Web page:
Email Security

    How Quickly Will You Recover from A Cyber Attack?

    Cyber resilience shifts focus from just preventing an attack to what happens after.

    by Garrett O’Hara

    Protecting your business emails is about more than just filtering out spam, malware, and business e-mail compromise emails. In the context of migrating to Microsoft Office 365 and other cloud-based systems, email becomes an even more critical lifeline for the business – and a broader cyber resilience strategy is essential to ensuring it remains available no matter what happens.

    Cyber resilience is a fundamentally different paradigm for email security. Rather than focusing on trying to stop every threat before it gets into the enterprise, cyber resilience pushes you to assume that you will at some point be compromised.

    When this happens, the critical question is not whether the compromise should have been stopped; it will be how quickly you can get the business back up and operating properly again. Because in the end, it’s what you do after a breach that determines how much it will affect your business.

    As a growing number of Australian companies are learning, cloud-based email filtering and archiving provides an invaluable part of a cyber resilience defense. A ransomware attack may, for example in a mild outbreak, take one or more individual computers offline – but if email and other key systems are still accessible from an external cloud service, the business can continue operating while email disaster recovery plans are executed and the damage is repaired.

    Developing a plan to facilitate continuity of service and recovery should be high on the priority list of every IT manager. Yet this process of course should also be part of a broader effort to minimize exposure by ensuring that defensive mechanisms such as email spam filtering are the best they can be, given how prevalent email-based attacks are – preventing attacks from getting through, and saving companies from having to activate their resilience plans in the first place.

    Inadequate security

    Despite their diligence, regular evaluations of email security system strategies suggest that many companies are setting themselves up for failure by taking the wrong approach to cyber resilience.

    A regular Email Security Risk Assessment report continues to show, poorly configured filtering settings, ineffective email security, and out-of-date signature-based scanning regularly leaves companies under-protected.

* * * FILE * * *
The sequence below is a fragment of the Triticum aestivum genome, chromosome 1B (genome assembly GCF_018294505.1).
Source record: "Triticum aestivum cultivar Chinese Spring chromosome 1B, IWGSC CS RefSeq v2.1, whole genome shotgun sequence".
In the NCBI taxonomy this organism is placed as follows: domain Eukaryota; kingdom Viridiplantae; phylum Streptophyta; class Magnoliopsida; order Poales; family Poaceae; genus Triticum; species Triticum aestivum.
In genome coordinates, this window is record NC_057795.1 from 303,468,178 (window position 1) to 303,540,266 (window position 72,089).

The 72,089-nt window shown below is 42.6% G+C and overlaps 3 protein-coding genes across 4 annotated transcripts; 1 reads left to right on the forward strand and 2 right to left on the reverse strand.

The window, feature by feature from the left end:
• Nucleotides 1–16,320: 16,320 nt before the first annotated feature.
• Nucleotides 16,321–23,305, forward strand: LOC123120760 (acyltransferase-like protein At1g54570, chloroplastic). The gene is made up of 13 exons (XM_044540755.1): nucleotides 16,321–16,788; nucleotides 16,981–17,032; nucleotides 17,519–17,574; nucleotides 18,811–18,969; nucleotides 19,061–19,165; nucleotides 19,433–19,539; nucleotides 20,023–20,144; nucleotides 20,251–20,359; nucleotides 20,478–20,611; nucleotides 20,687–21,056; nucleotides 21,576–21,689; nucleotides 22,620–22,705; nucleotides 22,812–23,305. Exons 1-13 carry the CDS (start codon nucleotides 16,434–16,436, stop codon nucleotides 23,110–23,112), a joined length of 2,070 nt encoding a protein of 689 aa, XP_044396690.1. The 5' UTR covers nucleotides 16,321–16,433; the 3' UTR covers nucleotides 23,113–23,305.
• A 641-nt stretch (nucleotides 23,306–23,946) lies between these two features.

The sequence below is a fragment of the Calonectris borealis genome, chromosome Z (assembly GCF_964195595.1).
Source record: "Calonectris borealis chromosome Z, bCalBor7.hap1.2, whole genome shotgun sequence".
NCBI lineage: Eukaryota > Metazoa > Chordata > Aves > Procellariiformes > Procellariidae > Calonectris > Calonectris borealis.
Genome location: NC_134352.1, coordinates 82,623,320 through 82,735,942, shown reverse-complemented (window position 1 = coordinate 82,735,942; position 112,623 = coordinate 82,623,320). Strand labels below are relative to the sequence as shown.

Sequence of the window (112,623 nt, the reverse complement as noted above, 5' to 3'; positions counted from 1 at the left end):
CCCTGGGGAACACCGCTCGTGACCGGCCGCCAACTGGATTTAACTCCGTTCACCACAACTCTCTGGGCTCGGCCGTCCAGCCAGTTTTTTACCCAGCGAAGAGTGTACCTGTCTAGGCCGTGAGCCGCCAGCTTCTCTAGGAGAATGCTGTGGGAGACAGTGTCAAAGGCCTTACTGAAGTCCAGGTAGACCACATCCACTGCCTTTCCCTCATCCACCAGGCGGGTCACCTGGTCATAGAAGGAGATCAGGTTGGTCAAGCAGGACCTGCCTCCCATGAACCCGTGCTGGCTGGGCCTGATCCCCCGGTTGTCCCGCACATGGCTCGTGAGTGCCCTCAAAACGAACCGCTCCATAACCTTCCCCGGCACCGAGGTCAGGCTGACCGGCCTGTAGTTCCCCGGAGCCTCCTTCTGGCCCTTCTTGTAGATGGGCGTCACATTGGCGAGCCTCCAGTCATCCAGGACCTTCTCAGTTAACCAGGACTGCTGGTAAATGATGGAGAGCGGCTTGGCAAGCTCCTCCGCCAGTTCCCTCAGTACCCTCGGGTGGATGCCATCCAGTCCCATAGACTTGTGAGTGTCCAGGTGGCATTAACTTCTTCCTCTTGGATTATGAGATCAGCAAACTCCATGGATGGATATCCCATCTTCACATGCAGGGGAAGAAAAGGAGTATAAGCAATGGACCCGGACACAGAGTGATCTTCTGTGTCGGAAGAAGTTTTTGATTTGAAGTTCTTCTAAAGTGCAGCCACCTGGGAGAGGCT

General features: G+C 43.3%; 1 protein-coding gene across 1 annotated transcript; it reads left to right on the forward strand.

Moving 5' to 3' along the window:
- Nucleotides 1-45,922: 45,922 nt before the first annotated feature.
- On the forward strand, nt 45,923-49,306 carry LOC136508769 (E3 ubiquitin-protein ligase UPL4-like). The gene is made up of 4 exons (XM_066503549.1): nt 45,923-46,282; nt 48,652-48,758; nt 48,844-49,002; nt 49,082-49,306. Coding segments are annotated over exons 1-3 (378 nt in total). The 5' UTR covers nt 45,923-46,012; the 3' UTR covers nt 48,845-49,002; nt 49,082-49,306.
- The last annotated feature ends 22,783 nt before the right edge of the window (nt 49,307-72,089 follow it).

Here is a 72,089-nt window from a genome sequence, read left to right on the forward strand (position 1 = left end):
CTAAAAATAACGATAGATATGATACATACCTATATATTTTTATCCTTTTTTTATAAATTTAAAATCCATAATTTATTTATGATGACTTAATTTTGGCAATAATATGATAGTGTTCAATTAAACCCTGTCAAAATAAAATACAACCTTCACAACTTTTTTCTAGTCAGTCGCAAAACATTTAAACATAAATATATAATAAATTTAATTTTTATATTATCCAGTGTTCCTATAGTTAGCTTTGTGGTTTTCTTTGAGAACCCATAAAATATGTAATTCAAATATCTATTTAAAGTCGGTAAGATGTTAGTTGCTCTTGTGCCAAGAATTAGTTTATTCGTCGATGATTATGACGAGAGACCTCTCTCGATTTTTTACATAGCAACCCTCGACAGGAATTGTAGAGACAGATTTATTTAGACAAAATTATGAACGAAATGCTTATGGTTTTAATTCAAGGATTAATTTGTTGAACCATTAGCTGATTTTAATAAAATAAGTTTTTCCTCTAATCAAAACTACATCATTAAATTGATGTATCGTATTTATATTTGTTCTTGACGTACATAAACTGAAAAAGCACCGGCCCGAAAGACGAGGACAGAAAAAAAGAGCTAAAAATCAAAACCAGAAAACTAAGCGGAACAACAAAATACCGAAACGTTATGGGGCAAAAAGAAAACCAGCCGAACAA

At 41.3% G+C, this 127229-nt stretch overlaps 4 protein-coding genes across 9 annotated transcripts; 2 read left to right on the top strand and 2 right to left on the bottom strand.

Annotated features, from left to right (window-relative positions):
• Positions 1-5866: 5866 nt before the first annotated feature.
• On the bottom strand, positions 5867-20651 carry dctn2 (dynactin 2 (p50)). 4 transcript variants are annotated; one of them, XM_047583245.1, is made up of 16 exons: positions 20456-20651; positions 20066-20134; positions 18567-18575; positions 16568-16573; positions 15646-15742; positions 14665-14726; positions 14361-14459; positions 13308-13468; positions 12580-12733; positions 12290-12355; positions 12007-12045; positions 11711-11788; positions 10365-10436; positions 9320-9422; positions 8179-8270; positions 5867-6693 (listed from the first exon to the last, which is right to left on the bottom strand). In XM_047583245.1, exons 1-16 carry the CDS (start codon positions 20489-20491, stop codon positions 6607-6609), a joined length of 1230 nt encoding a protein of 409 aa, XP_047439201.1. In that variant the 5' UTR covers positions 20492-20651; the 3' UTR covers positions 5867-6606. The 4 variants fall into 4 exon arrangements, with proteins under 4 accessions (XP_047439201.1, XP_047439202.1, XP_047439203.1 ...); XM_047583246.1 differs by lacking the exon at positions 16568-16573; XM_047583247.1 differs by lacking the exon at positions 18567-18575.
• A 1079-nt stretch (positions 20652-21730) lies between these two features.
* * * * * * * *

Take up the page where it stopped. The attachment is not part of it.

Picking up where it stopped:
As of the December 2017 report, ESRA analysis has driven the inspection of 55.6 million emails, involving 97,564 email users.  All of these emails had been cleared as safe by customers’ incumbent email-filtering systems – but 12.5 million of them were picked up as spam, and 7.8 million of those were quarantined as being potentially dangerous.

    Multi-layered risk management

    The ESRA results found that incumbent email-security systems are missing 22.5 percent of “bad” or “likely bad” emails. This suggests that many companies are putting unnecessary pressure on themselves, and their cyber resilience postures, by relying on ineffective corporate cybersecurity solutions that fail to eliminate business-critical risk.

    Addressing this gap is crucial for any company, and the migration to cloud-based systems is an opportune point for the evaluation of current practices. That migration requires a change in the way business systems are run, and in particular a multi-layered defense strategy that ensures no single security failure can bring down the entire business.

    Thanks to the flexibility of the cloud architecture, different layers in this defense can be sourced from different cloud providers. Cloud-based email, for example, might come from one provider while email backup could come from another, and critical infrastructure protection from somewhere else entirely.

    Spreading risk in this way is fundamental to any effective cyber resilience strategy since a key part of the recovery effort lies in the company’s ability to rapidly compensate for the loss of a particular system or capability.

    Layering can also be a technique for streamlining the migration process – for example, by adding a cloud-based email security system that works alongside the existing system. This approach not only provides resilience for the email function but can facilitate a seamless migration once the organization is ready to move its environment completely into the cloud.

    A careful architectural design will help turn cyber resilience into reality – but it’s important to remember that such architectures also need to be regularly tested to ensure that failover recovery function as intended. By combining a multi-layered solutions approach to reduce data-security risk while moderating business risk with a seamless recovery and business continuity plan, you can leverage the cloud to deliver true cyber resilience in the long run.



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